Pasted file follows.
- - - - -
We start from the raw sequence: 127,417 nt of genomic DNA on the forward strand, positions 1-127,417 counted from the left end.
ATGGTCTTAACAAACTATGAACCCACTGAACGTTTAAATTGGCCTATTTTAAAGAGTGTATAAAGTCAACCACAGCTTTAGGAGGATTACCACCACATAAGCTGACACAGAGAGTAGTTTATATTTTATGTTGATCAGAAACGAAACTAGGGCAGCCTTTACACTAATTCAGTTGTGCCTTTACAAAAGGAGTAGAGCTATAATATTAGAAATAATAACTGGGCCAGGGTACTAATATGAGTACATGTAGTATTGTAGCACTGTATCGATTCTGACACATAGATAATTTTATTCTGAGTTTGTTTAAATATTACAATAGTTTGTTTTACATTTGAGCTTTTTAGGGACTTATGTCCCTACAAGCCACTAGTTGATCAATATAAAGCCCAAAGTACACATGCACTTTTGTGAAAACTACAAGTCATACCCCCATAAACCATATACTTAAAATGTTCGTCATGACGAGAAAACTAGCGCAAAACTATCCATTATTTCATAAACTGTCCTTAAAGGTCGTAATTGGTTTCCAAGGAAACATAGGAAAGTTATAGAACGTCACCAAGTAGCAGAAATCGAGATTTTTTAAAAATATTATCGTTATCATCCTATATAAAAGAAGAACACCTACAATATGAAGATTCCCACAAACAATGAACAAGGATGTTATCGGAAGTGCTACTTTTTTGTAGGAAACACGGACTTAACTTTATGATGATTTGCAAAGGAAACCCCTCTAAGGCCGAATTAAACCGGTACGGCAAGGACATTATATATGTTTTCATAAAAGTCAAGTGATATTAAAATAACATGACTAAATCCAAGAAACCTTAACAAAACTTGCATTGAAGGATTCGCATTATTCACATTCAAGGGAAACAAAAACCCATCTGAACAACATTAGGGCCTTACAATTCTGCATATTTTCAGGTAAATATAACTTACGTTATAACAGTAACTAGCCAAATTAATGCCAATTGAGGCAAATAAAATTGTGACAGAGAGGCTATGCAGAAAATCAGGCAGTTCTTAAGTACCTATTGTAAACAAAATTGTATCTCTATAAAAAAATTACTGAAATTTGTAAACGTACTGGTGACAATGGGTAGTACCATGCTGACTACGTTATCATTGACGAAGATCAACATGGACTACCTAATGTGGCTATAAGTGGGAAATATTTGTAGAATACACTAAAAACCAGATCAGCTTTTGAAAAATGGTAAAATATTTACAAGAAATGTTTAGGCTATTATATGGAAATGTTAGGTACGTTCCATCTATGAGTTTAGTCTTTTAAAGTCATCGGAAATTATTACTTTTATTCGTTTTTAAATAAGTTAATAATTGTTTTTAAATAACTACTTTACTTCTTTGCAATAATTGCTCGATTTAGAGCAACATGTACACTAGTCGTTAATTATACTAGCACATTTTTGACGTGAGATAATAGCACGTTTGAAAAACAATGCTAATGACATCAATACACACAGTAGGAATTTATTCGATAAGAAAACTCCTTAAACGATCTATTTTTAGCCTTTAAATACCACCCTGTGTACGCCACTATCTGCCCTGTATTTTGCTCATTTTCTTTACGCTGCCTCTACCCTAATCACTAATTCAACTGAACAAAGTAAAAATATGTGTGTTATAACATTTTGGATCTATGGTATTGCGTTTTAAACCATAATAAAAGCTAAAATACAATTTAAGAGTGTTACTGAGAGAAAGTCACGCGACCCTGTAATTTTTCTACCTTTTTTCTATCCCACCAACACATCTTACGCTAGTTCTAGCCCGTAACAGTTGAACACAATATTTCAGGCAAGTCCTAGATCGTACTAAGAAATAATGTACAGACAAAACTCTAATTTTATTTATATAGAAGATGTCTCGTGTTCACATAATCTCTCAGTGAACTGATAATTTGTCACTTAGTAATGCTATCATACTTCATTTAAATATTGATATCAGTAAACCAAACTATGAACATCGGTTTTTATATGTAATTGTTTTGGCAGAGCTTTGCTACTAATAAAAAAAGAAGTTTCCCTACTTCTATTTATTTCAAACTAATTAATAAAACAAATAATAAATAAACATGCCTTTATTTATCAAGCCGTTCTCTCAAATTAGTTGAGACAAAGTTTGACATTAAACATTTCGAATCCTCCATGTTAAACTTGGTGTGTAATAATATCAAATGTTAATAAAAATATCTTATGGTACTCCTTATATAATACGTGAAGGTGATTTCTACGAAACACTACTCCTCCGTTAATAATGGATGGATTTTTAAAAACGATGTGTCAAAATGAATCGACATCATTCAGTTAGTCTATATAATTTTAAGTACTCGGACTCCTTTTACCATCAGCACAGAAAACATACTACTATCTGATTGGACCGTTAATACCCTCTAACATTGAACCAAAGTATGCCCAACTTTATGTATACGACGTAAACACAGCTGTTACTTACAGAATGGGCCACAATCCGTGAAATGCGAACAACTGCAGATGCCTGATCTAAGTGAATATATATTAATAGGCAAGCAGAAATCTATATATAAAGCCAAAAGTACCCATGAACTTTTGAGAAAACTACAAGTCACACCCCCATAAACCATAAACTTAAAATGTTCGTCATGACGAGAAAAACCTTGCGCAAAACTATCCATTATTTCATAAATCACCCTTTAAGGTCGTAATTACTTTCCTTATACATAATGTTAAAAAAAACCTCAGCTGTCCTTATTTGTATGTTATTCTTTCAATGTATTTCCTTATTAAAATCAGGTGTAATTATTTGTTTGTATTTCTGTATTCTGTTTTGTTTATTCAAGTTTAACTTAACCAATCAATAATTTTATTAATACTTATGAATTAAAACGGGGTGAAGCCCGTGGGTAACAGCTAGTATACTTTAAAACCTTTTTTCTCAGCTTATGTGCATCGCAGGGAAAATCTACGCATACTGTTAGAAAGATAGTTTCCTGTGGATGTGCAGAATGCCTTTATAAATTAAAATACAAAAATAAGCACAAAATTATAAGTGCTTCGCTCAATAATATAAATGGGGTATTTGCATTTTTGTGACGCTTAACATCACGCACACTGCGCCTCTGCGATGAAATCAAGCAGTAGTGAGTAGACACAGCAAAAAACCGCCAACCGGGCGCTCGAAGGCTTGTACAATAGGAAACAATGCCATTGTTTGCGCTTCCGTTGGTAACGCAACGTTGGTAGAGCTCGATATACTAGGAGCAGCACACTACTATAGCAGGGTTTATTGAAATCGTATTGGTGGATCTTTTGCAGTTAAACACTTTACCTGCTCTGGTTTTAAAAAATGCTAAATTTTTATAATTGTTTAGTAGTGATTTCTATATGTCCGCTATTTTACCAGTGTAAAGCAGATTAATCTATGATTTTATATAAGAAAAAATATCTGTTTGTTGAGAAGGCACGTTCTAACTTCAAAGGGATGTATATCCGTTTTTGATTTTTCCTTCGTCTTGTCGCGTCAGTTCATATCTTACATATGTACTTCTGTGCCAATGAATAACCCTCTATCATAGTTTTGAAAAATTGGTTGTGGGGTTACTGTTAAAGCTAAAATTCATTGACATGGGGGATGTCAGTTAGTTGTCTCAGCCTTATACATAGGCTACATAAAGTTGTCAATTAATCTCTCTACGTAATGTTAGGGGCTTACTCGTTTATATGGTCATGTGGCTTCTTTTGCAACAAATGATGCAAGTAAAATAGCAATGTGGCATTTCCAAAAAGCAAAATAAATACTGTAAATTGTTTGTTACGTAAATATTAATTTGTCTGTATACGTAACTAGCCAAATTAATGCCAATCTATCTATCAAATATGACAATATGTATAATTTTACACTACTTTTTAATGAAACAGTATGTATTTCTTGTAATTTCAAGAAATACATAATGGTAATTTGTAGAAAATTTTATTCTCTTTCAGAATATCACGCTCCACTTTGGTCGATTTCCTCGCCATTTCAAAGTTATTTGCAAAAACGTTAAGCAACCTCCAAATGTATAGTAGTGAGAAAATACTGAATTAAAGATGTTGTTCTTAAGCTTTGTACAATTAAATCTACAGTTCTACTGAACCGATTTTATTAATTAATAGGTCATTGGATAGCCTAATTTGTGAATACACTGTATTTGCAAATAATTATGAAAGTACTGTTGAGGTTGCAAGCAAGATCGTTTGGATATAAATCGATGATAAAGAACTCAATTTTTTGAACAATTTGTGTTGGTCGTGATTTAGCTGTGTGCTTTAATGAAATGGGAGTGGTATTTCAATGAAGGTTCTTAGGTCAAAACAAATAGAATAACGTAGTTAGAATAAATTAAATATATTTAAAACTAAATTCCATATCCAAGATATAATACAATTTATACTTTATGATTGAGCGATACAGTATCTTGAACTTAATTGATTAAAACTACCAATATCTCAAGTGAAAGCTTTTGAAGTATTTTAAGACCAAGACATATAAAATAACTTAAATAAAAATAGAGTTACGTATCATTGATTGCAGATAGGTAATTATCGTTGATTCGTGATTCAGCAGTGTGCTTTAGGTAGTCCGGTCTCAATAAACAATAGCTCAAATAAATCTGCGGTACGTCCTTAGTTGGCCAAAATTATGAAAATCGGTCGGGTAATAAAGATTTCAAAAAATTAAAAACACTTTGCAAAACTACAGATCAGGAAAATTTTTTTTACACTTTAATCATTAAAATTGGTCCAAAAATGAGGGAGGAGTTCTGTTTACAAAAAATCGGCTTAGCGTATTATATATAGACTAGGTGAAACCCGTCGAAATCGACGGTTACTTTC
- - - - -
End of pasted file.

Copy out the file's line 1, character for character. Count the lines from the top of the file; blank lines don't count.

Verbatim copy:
We start from the raw sequence: 127,417 nt of genomic DNA on the forward strand, positions 1-127,417 counted from the left end.